tie or no_tie: What about tie and no_tie ?

tie or no_tie: What about tie and no_tie ?

Post by Sebastien MAR » Thu, 27 Aug 1998 04:00:00

Using the skeleton inheritance (no_tie) to implement the interfaces is
quite straightforward. All we have to do is to implement the pure virtual
functions defined in the skeleton.
Since it is straightforward, i'm not surprised to see that most of the
projects are using the skeleton inheritance approach (or at least begin
with it).

Problems begin when you have an interface inheriting from an other.
interface A


interface B


Using the no_tie approach you'll have something like that, generated by the
IDL compiler:
class _sk_A
a() =0;
b() = 0;


class _sk_B
a() = 0;
b() = 0;
c() = 0;
d() = 0;


The side effect is when you implement you class B, you have to re-implement
a() and b()! :
class BImpl: public _sk_B
// all four function have to be implemented since they are all pure virtual
in the skeleton


Of course this is not acceptable.
You could try:
class BImpl: public _sk_B, public AImpl
// ...code ....


But then you end-up with the dreaded inheritance diamond shape and some
ambiguities since the same functions a() and b() are defined in AImpl and
_sk_B.... We're stuck (unless i miss something.).

Then the tie approach begins to be particularly attractive since it allows
us transform the inheritance relation (between the skeleton and the
implementation) into a composition relation. Inheriting the implementations
begins to be possible.
Using the tie approach, the IDL compiler will generate something like this:

template <class T>
class _tie_A
_tie_A(T& r) {ref_=r;};
a() {return _ref.a();};
b() {return _ref.b();};
T& _ref;


template <class T>
class _tie_B
a() {return _ref.a();};
b() {return _ref.b();};
c() {return _ref.c();};
d() {return _ref.d();};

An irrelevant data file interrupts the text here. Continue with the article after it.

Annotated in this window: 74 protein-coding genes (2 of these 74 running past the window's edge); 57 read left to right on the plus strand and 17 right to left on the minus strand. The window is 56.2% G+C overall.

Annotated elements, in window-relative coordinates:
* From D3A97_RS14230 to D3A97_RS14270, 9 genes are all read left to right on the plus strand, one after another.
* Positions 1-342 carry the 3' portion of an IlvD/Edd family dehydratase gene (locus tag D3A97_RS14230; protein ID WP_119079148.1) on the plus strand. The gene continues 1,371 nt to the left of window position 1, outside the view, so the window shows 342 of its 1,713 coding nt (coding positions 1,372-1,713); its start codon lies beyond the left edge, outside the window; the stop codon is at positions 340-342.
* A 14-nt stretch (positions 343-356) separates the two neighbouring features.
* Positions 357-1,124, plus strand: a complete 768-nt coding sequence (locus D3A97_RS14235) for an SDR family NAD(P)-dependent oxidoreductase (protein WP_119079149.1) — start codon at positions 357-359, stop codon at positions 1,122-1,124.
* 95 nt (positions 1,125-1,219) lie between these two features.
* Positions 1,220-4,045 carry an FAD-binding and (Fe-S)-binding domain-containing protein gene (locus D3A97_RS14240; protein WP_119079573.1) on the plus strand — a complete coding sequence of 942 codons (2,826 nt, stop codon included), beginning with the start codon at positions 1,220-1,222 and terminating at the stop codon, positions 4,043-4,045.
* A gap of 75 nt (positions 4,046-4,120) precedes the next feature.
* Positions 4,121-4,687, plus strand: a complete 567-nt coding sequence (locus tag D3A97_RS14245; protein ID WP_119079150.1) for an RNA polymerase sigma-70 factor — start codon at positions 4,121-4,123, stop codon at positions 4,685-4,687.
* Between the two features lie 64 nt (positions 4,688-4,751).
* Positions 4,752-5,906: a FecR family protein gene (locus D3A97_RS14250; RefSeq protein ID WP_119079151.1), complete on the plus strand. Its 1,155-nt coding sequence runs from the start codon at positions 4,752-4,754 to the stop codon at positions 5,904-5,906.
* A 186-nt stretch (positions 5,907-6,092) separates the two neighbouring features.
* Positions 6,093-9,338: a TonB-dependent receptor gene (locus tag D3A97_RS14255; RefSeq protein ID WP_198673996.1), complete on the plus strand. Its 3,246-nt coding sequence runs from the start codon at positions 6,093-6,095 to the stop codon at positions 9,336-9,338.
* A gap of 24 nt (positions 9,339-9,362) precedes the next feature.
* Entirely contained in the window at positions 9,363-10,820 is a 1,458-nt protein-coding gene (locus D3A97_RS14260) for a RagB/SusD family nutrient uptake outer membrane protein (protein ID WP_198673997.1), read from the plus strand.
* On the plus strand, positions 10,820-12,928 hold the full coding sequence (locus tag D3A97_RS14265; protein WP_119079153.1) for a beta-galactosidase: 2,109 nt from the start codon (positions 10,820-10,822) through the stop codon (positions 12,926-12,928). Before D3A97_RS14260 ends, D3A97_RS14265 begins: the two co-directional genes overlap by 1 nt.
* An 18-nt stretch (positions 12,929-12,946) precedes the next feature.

T& _ref;


To implemant A, we just have to create the following class:
class AImpl
a() {// some code};
b() {// some  other code};


In the server code we'll have:
AImpl theAImplementation;
_tie_A serverObject(theAImplementation);
// register the new object to the basic object adapter.

Then, to implement B we could just inherit from A:
class BImpl:public AImpl
c() {//some code};
d() {//some code};


And we achieve implementation inheritance.

I'm using Visibroker. One approach OR the other works fine, but i'd like to
use BOTH at the same time. I want to continue using the skeleton
inheritance approach where i have standalone interfaces, while using the
tie approach while i have inheritance in the interfaces. I don't see any
mean to do it in Visibroker since the flag to use tie or no_tie is given to
the IDL compiler and does not seems to be able to be overridden during the
compilation of the IDL file. Does anybody has ever use both approaches in
the same project ?.

Thanks for any comment.

Sebastien MARC
Project Leader
Sailfish systems (REUTERS)
44 Wall Street
10005 New-York
(212) 607 3013


1. TIE or BOA?


I sent this message yesterday, and it looks as it did not reach the
Forgive me if you get this twice.


We have a server written in C++ and clients in Java.

Our CORBA vendor is currently Iona, although it is possible we will
move to VisiBroker. The server is planed to run on a SPARC machine
running Solaris (compiler: SparcCompiler for C++), and the clients
are planed for WinNT (JBuilder).

Our current quandary is whether to use the TIE approach, or the
BOAImpl approach, while implementing our server.

We wonder which will run faster, which will result in a smaller
executable, and which is easier to implement and debug. Another
consideration is the future upgrading to the POA approach. Which one
will be easier to convert?


Amit and Gera
Amit Cohen
Orckit Communications Ltd.
Tel: 972-3-6966992 Ext. 112

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